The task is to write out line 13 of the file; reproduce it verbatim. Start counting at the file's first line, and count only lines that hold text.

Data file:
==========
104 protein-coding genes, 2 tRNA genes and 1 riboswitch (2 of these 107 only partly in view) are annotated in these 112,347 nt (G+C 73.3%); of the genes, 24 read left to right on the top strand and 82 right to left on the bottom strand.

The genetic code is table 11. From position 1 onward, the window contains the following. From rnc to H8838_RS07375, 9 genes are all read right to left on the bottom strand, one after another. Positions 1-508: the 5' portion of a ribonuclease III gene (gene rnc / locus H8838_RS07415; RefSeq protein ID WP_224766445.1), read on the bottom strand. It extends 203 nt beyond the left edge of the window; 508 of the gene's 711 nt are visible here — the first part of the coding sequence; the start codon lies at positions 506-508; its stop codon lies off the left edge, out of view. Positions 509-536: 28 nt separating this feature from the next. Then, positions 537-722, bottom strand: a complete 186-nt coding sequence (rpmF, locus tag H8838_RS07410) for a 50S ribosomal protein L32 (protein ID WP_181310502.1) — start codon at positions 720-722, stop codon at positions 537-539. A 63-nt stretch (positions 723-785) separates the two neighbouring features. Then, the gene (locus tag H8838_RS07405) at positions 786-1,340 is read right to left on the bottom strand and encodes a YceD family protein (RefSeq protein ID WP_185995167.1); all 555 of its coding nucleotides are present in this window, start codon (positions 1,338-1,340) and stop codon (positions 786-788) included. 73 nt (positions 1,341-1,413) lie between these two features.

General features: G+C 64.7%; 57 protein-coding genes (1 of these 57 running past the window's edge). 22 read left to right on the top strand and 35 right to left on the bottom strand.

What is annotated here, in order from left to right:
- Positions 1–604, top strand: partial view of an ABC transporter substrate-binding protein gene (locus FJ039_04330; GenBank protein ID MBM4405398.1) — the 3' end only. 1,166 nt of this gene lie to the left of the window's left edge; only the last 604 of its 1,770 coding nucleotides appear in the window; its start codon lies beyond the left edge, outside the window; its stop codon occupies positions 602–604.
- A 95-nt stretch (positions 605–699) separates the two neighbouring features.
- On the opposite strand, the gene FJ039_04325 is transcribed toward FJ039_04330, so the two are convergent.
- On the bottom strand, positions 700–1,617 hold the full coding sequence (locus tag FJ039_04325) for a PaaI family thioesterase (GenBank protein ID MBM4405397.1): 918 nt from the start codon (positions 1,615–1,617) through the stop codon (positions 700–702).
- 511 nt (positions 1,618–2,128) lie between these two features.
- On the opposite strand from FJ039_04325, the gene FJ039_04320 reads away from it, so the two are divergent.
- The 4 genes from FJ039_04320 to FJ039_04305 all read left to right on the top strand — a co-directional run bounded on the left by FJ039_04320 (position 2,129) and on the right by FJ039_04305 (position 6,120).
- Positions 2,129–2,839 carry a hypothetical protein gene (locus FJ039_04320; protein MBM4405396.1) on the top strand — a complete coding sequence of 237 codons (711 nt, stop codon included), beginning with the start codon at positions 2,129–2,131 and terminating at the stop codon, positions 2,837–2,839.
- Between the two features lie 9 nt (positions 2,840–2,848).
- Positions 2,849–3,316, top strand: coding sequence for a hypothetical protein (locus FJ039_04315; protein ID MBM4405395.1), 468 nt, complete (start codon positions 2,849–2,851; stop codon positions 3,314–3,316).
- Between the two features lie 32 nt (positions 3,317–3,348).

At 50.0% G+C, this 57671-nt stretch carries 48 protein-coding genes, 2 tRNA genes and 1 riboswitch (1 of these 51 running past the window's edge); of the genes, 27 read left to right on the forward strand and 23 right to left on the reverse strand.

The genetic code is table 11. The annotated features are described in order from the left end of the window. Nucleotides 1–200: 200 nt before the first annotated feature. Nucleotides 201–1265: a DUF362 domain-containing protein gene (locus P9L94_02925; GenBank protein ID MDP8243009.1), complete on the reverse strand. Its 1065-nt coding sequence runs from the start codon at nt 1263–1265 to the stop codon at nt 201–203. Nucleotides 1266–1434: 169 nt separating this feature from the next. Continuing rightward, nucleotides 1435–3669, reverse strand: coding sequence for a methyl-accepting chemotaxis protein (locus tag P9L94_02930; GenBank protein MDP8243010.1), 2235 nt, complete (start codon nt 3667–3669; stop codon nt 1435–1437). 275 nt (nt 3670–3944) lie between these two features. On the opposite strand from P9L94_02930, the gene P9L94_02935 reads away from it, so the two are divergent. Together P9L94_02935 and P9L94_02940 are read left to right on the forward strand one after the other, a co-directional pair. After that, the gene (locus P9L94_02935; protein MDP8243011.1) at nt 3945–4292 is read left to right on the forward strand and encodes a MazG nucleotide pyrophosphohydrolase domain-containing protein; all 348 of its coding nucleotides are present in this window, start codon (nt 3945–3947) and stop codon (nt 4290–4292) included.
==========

- Between the two features lie 9 nt (positions 2,840–2,848).